Indicating Introversion / Extroversion at Conferences and Public Meeting Spaces

While I was at Innovate Pasadena’s Friday Morning Coffee Meetup on the topic of design this morning, I saw a woman wearing a large decorative flower in her hair. It reminded me of the social custom of Hawaiian women wearing flowers in their hair and what that indicates socially in terms of their wanting to be approached or not.

This made me begin wondering about the less gregarious or introverted people at meetings or conferences who can become overwhelmed by the sights, sounds, and interactions that it becomes so burdensome that they need to take a break and get away for a bit. What if there were a way to easily indicate at conferences that one wanted to be approached, pitched, or engaged in conversation? While some are sure to still need quiet spaces or breaks, perhaps there’s a way to leverage external indicators to generally diminish the additional social, mental, and emotional burdens of interacting in large crowds of strangers?

I might suggest using the position of one’s name tag as the indicator, but in the United States, generally etiquette has been to wear the name tag on the right hand side and at many conferences it’s almost more common that one wears a lanyard which prevents explicit positioning of a name tag in any case. I might also suggest using different sides of a name tag or lanyard, but experience with the physics and design of these indicates they would be poorly suited for this.

The second method that comes to mind is to use the placement on the right/left of other conference paraphernalia? Perhaps pronoun badges might serve this secondary function? It’s a bit Western-oriented to suggest, but perhaps following the existing pattern of wedding rings on the left hand (or flowers above the left ear in Hawaiian culture) to indicate that one is “unavailable” or would prefer not to be bothered, pitched, or interacted with at the moment? Wearing them on the right indicates I’m open for conversation, pitches, or interaction. Using this also has the potential side benefit of encouraging more conferences to explicitly advertise pronouns and normalize these sorts of behaviors and cultural conventions.

Multi-colored pronoun buttons for she (orange), he (yellow), they (green), and ask (red) as well as an IndieWebCamp button
Image courtesy of the IndieWeb.org wiki via Aaron Parecki (with a CC0 license)

Have other event organizers considered this sort of system before? Are there other examples of it occurring in the wild? What other external indicators could one use and simultaneously be easy for both organizers and participants?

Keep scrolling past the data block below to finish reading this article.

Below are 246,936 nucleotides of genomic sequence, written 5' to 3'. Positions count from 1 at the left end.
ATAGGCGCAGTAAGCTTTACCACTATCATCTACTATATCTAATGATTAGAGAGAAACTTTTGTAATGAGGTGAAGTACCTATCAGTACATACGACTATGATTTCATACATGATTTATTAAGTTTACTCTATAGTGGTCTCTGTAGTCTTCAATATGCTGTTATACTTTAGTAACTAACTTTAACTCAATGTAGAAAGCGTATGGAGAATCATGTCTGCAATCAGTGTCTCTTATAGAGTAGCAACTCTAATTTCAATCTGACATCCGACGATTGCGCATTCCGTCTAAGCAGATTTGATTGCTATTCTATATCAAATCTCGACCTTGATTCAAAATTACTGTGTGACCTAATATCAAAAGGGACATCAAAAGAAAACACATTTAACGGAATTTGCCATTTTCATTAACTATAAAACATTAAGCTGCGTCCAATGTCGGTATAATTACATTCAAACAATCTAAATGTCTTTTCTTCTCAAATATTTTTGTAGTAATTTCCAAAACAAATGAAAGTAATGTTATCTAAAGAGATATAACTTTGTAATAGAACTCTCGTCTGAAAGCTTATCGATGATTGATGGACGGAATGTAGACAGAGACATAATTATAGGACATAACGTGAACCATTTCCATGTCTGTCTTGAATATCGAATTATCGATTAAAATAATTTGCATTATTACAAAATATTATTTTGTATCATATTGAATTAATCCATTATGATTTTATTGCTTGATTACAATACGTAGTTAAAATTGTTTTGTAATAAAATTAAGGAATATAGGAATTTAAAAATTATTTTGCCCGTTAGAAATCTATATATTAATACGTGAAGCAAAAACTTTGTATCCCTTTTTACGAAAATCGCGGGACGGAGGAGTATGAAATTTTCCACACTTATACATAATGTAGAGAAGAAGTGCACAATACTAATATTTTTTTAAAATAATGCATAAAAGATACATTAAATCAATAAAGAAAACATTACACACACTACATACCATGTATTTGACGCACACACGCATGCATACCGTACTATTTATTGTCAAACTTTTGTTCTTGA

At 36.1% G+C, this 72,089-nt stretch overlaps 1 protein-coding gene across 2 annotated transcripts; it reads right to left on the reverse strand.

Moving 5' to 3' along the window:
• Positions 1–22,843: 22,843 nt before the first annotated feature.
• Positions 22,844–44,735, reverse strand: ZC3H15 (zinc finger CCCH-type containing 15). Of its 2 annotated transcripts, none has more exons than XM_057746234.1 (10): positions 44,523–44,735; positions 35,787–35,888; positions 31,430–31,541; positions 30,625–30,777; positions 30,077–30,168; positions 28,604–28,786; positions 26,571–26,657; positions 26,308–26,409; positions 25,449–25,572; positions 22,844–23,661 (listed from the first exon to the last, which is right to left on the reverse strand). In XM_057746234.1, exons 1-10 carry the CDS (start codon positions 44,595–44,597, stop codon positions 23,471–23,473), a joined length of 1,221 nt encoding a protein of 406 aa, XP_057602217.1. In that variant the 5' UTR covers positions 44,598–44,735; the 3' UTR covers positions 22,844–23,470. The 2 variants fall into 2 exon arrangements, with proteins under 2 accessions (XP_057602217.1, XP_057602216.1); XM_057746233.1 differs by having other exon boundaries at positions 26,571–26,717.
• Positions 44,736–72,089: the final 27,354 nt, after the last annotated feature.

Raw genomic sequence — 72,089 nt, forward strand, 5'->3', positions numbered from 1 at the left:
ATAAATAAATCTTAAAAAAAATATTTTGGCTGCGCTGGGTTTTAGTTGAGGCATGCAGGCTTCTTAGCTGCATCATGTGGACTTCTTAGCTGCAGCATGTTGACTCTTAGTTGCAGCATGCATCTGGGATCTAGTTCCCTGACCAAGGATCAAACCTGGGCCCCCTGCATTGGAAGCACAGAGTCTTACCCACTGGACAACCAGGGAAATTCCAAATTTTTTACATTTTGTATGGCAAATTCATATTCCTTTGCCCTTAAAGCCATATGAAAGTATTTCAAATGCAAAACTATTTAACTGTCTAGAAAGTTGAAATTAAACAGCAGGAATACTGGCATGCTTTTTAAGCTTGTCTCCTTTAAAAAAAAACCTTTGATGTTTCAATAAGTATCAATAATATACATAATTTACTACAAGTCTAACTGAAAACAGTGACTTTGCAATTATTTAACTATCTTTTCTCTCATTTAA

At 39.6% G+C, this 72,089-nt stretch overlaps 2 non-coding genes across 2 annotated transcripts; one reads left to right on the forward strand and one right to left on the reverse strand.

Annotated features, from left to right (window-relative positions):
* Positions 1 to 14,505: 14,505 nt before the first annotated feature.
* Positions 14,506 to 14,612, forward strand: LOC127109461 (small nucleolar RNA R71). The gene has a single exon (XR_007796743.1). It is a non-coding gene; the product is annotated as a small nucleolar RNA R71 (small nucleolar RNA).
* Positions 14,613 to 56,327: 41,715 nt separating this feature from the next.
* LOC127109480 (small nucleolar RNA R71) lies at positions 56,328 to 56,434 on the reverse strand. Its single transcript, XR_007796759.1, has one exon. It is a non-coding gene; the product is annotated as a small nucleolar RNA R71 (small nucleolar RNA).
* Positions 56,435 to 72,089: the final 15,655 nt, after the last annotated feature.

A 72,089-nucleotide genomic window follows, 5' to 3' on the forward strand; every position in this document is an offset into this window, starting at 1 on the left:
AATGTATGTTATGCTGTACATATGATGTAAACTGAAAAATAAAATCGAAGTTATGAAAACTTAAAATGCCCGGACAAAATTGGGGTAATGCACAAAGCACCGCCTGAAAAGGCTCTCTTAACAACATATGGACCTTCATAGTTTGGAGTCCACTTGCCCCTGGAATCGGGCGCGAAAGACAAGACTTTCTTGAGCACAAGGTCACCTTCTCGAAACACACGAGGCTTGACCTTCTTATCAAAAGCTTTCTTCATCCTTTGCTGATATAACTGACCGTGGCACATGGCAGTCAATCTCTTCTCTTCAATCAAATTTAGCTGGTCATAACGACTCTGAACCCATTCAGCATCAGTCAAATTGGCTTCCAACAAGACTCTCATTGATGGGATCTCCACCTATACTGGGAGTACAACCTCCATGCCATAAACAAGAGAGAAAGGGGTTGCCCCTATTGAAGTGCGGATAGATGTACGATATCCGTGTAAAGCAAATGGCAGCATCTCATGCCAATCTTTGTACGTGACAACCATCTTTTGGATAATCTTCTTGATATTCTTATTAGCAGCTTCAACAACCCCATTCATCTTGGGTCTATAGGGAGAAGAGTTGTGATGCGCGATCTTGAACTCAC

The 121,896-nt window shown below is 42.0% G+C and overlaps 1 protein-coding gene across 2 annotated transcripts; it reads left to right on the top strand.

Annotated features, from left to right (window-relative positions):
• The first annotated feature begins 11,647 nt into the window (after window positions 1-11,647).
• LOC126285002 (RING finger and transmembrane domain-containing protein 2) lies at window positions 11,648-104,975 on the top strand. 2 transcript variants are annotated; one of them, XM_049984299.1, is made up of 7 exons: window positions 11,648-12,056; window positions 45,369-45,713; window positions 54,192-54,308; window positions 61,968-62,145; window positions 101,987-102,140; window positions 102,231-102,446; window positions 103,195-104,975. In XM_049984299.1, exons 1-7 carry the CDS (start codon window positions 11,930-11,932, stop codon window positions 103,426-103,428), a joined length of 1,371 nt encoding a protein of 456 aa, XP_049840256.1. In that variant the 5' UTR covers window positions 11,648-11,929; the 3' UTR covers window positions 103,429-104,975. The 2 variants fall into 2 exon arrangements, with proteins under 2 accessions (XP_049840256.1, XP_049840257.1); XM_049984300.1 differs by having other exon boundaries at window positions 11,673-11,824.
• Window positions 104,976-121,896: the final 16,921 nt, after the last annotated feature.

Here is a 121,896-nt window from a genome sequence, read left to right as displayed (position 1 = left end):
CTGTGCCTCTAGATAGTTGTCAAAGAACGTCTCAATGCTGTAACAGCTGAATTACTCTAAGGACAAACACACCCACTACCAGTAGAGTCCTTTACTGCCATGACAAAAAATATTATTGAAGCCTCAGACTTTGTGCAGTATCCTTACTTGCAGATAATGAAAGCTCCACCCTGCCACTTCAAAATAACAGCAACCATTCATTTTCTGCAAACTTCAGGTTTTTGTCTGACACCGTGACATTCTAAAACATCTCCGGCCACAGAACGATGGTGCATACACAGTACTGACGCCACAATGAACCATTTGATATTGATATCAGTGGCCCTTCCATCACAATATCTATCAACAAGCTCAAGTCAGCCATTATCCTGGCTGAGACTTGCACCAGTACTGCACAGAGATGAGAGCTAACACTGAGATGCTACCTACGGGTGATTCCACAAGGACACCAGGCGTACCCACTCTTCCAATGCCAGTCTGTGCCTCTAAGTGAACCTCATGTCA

I thought I had done it ages ago, but gRegor Morrill’s post reminded me and upon checking I realized that I hadn’t made the update. So tonight I’ve added my pronouns to my profile card on my website.

I remember grabbing an identity button at a recent fundraiser for Planned Parenthood. That night I think I talked about 10 others into wearing them after emphasizing the importance of helping to normalize proper pronoun use.

Four people in cocktail attire pose for a photo in the lobby of the Langham Hotel.
Sonia Solin; Chris Aldrich; Kerry Ayazi; Spencer Kook at the Planned Parenthood Pasadena/San Gabriel Valley fundraiser in 2019. Sonia and Spencer are wearing their pronoun buttons; I haven’t gotten to Kerry before we took the photo.

Like gRegor said so well:

This removes any ambiguity and helps normalize the practice of sharing our pronouns. Not everyone uses pronouns that match the gender they present as and some people use non-gendered pronouns. If only those people shared their pronouns, it would make them feel “other.”

Read Pronouns in the Bio by gRegor MorrillgRegor Morrill (gregorlove.com)
Here is a simple thing you can include as part of your online profiles: list the pronouns people can use when referring to you. This removes any ambiguity and helps normalize the practice of sharing our pronouns. Not everyone uses pronouns that match the gender they present as and some people use no...

👓 Johnson: Does speaking German change how I see social relationships? | The Economist

Read Johnson: Does speaking German change how I see social relationships? (The Economist)
Different languages condition different habits of mind—but perhaps not entirely different worldviews
I wonder what this same type of research looks like for pronouns of non-binary people?